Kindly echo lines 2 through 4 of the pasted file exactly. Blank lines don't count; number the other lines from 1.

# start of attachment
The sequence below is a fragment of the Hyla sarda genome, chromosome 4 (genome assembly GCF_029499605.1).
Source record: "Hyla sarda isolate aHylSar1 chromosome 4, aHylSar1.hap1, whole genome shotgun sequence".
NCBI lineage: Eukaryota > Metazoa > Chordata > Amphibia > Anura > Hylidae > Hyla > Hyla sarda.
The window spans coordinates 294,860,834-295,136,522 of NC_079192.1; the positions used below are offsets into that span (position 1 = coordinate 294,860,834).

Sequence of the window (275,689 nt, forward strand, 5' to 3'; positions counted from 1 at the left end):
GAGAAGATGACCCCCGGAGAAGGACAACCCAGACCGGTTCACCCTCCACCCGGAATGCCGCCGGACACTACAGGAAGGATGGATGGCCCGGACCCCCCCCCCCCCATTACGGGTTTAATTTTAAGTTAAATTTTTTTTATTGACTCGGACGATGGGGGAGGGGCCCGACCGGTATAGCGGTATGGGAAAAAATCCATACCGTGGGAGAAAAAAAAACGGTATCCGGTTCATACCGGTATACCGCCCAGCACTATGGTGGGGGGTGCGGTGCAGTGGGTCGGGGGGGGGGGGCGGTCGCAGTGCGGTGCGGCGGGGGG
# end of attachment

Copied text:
Source record: "Hyla sarda isolate aHylSar1 chromosome 4, aHylSar1.hap1, whole genome shotgun sequence".
NCBI lineage: Eukaryota > Metazoa > Chordata > Amphibia > Anura > Hylidae > Hyla > Hyla sarda.
The window spans coordinates 294,860,834-295,136,522 of NC_079192.1; the positions used below are offsets into that span (position 1 = coordinate 294,860,834).